By: April Pickett, Executive Director, The Carousel Center for Abused Children
Every movie awards season, there's a certain story, a fresh personality or provocative film that earns the biggest buzz and the most hype. This year, it's all about "Precious."
Directed by Lee Daniels, promoted by Tyler Perry and Oprah, and based on the novel "Push" by Sapphire, the film explores the deeply troubling subject matter of child sex abuse. Comedian-turned actress Mo'Nique, pop sensation Mariah Carey and newcomer Gabourey Sidibe, are racking up nominations and enjoying the talk show circuit as they reap their just rewards for bringing the raw and wrenching reality of child sex abuse to the multiplex. Audiences are spellbound by the story and their performances. But, social workers, police, district attorneys and countless health and human service professionals recognize it for what it is: ordinary.
I saw "Precious" when it screened at Wilmington's Cucalorus Film Festival. One might presume a film fest audience is socially savvy, perhaps more in touch or politically engaged with the world around them. But, at a critical moment in the film – when Mo'Nique's character admits that her daughter, Precious, was first sexually abused by the father, at the age of only three – a communal gasp went up. Audiences can barely stomach the idea. But, sadly, this isn't just a script written for dramatic effect.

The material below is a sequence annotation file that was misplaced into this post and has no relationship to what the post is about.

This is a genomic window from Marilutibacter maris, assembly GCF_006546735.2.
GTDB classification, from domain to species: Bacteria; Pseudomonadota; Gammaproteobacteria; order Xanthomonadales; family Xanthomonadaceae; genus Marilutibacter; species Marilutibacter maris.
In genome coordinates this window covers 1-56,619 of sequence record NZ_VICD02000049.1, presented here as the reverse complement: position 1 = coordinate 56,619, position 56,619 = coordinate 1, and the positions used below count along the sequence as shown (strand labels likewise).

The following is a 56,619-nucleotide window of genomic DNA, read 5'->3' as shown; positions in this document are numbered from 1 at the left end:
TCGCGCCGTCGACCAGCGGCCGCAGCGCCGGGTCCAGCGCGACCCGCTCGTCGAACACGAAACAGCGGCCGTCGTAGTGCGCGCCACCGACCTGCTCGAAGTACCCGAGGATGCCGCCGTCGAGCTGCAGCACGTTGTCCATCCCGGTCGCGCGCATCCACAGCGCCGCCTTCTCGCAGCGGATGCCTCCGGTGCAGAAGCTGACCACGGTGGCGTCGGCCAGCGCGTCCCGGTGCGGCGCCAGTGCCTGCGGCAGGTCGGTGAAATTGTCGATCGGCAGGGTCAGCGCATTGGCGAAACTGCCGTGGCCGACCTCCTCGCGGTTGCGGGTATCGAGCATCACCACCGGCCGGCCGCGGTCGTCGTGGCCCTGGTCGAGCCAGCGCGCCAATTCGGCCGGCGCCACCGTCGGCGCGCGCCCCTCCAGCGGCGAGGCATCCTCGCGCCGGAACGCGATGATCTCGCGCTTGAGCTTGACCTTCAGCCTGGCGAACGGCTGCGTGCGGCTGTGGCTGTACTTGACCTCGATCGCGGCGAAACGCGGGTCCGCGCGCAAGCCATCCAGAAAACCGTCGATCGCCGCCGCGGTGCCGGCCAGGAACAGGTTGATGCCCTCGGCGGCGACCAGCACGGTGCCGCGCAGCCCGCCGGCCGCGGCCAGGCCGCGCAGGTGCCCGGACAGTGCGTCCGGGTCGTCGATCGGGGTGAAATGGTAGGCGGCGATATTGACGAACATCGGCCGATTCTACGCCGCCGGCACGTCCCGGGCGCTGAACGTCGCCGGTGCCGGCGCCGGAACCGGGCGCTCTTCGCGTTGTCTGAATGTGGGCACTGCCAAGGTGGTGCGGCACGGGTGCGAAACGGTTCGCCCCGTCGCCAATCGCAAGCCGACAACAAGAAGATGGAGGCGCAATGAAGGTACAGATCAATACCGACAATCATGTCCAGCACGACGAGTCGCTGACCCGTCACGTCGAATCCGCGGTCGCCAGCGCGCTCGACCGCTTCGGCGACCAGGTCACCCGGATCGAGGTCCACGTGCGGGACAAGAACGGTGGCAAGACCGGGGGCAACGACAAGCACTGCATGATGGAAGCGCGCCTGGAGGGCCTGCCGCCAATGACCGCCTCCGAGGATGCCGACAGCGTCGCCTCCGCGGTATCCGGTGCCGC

Here in southeastern North Carolina, children that young and younger are regularly victims of sexual abuse. The Carousel Center for Abused Children treats and cares for some 500 children every year who are sex abuse victims. And though it's tempting to believe otherwise, these are not only children of poor, ethnic, undereducated families, as portrayed in "Precious." Sexual abuse knows no boundaries and is certainly not limited by cultural, racial or socio-economic classes.
It's a ghastly reality. So ghastly, that it's certainly easier to deny its prevalence. But, by doing so, we provide the perfect cover for perpetrators. When "perps" say to their victims, "Don't tell – and if you do, no one will believe you," well, sadly they're often right. By not addressing or accepting this reality, we create an environment where children are reluctant to come forward, juries are hard-pressed to accept hard evidence and perpetrators, if convicted, might only serve probation.
It's not unlike decades ago when the words "breast cancer" were only whispered, as the topic was not considered polite conversation. But, look at the difference talking has made! It's time to make child sex abuse a topic of open discussion. Not talking only perpetuates the veil of secrecy and cover, further victimizes the victims and creates an unreal reality.